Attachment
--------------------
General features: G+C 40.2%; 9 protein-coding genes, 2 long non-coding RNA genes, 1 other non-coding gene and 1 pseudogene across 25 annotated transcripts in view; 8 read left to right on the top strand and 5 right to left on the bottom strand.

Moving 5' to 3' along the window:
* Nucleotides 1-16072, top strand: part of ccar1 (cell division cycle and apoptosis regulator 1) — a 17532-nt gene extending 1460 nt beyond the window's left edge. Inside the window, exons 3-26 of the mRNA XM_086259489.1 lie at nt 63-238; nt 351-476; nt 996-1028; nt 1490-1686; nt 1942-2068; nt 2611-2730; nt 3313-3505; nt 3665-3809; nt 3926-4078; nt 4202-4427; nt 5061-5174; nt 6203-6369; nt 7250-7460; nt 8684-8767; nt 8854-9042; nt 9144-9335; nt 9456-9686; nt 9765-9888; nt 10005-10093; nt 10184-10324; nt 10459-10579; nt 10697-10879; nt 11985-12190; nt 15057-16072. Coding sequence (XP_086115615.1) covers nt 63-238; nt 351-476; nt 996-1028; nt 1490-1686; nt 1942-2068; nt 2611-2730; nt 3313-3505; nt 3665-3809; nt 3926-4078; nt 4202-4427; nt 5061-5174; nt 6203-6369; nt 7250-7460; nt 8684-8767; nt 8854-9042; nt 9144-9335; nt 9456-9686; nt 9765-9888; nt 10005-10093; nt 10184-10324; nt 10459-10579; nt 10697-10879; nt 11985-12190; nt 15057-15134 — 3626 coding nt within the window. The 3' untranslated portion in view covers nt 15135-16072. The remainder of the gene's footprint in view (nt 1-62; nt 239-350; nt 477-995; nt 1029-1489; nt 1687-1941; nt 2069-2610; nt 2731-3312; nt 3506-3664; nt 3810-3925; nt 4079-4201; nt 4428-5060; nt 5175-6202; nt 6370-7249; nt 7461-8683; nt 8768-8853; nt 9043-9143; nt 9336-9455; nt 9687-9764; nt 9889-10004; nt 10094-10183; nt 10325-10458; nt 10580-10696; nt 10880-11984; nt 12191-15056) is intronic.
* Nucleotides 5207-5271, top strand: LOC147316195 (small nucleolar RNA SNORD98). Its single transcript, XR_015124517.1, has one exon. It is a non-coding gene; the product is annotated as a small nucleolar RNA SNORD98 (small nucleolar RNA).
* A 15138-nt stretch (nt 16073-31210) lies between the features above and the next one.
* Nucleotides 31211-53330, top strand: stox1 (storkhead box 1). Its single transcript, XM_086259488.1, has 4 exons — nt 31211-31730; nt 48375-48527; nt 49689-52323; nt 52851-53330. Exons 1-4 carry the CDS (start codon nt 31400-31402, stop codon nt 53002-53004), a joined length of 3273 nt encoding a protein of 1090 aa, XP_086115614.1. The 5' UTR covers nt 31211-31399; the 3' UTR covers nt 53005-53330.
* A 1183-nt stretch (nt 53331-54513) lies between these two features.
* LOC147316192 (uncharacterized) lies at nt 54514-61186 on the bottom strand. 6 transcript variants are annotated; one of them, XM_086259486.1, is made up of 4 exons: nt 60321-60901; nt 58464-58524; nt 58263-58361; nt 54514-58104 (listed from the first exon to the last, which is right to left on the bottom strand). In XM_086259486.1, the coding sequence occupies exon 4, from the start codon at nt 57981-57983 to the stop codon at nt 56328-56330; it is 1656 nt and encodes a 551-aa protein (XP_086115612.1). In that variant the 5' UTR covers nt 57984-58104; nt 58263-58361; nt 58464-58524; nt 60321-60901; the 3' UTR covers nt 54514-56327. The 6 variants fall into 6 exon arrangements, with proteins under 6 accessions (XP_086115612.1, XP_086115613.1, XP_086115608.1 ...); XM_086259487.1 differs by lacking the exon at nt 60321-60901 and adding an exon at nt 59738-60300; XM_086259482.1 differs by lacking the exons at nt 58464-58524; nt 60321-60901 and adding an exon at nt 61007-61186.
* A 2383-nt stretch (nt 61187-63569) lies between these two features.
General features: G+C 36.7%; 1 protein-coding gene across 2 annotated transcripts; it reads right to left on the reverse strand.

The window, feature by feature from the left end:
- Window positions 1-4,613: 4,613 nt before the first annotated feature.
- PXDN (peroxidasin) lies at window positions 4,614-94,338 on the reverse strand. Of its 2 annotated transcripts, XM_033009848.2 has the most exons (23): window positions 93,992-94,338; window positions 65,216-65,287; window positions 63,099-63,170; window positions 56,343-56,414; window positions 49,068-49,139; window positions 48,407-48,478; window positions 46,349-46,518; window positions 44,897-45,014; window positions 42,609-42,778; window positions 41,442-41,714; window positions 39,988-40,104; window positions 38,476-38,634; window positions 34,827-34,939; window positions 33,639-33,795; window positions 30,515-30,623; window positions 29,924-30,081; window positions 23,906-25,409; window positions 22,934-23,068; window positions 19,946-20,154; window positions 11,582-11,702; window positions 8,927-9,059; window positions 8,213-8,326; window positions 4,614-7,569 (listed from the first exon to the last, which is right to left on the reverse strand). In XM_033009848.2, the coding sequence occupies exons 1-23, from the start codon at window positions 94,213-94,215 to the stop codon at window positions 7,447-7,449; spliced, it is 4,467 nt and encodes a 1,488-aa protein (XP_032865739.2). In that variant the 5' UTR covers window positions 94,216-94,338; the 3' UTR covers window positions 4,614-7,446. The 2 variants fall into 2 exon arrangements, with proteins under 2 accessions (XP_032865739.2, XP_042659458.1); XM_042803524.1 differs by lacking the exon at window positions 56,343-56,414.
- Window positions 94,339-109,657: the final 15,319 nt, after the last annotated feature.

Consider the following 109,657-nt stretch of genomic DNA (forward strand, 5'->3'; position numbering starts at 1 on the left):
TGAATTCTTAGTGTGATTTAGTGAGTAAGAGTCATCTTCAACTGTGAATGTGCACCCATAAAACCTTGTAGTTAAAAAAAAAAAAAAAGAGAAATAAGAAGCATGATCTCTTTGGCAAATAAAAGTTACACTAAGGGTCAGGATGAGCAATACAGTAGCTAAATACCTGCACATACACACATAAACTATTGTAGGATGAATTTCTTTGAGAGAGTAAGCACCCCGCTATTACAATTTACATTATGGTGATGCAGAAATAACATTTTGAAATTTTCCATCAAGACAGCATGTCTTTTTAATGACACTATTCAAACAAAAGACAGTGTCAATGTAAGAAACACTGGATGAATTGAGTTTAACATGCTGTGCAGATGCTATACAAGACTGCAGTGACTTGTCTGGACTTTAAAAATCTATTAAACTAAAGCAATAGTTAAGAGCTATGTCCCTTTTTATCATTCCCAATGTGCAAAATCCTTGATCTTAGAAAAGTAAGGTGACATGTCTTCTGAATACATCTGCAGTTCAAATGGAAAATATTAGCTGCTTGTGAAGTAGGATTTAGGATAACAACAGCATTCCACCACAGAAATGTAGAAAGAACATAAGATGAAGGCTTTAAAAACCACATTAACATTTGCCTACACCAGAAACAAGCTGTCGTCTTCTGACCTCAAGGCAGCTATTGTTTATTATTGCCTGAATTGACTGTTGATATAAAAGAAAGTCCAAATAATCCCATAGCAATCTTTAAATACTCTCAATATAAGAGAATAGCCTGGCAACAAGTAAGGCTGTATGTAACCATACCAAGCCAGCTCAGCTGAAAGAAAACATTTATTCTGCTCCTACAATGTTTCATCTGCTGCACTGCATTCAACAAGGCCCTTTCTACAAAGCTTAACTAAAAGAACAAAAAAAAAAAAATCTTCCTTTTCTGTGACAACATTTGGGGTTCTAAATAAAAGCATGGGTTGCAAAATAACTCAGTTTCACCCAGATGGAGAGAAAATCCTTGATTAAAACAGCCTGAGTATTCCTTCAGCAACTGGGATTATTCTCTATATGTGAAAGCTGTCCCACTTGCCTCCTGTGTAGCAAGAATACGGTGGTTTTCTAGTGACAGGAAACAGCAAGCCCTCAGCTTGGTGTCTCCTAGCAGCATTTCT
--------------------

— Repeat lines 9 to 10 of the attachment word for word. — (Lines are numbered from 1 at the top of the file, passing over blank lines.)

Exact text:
* A 2383-nt stretch (nt 61187-63569) lies between these two features.
General features: G+C 36.7%; 1 protein-coding gene across 2 annotated transcripts; it reads right to left on the reverse strand.